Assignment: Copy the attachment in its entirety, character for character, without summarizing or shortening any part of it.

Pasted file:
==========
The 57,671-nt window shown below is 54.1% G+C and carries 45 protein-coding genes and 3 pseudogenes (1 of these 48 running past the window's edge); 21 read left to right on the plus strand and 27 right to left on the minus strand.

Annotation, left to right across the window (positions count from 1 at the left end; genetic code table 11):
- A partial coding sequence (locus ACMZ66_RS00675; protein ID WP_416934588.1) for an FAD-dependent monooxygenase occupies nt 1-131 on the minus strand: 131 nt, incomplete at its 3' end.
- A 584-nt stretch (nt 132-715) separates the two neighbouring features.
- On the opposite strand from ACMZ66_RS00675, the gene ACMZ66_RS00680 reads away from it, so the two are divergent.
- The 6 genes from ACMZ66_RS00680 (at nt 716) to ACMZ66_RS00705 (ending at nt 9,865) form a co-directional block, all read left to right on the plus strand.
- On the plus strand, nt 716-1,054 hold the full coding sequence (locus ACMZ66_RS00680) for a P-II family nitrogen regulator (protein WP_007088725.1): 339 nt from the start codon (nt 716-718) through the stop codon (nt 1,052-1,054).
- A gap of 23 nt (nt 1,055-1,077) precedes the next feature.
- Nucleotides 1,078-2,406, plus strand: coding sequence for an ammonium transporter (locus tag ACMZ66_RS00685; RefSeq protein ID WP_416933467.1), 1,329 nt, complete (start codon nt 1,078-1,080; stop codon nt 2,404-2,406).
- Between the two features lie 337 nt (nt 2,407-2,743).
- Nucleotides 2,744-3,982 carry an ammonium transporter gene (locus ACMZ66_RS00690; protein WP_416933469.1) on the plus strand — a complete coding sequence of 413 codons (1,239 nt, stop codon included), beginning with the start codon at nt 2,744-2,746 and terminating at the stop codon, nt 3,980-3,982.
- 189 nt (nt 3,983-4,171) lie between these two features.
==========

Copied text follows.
The 57,671-nt window shown below is 54.1% G+C and carries 45 protein-coding genes and 3 pseudogenes (1 of these 48 running past the window's edge); 21 read left to right on the plus strand and 27 right to left on the minus strand.

Annotation, left to right across the window (positions count from 1 at the left end; genetic code table 11):
- A partial coding sequence (locus ACMZ66_RS00675; protein ID WP_416934588.1) for an FAD-dependent monooxygenase occupies nt 1-131 on the minus strand: 131 nt, incomplete at its 3' end.
- A 584-nt stretch (nt 132-715) separates the two neighbouring features.
- On the opposite strand from ACMZ66_RS00675, the gene ACMZ66_RS00680 reads away from it, so the two are divergent.
- The 6 genes from ACMZ66_RS00680 (at nt 716) to ACMZ66_RS00705 (ending at nt 9,865) form a co-directional block, all read left to right on the plus strand.
- On the plus strand, nt 716-1,054 hold the full coding sequence (locus ACMZ66_RS00680) for a P-II family nitrogen regulator (protein WP_007088725.1): 339 nt from the start codon (nt 716-718) through the stop codon (nt 1,052-1,054).
- A gap of 23 nt (nt 1,055-1,077) precedes the next feature.
- Nucleotides 1,078-2,406, plus strand: coding sequence for an ammonium transporter (locus tag ACMZ66_RS00685; RefSeq protein ID WP_416933467.1), 1,329 nt, complete (start codon nt 1,078-1,080; stop codon nt 2,404-2,406).
- Between the two features lie 337 nt (nt 2,407-2,743).
- Nucleotides 2,744-3,982 carry an ammonium transporter gene (locus ACMZ66_RS00690; protein WP_416933469.1) on the plus strand — a complete coding sequence of 413 codons (1,239 nt, stop codon included), beginning with the start codon at nt 2,744-2,746 and terminating at the stop codon, nt 3,980-3,982.
- 189 nt (nt 3,983-4,171) lie between these two features.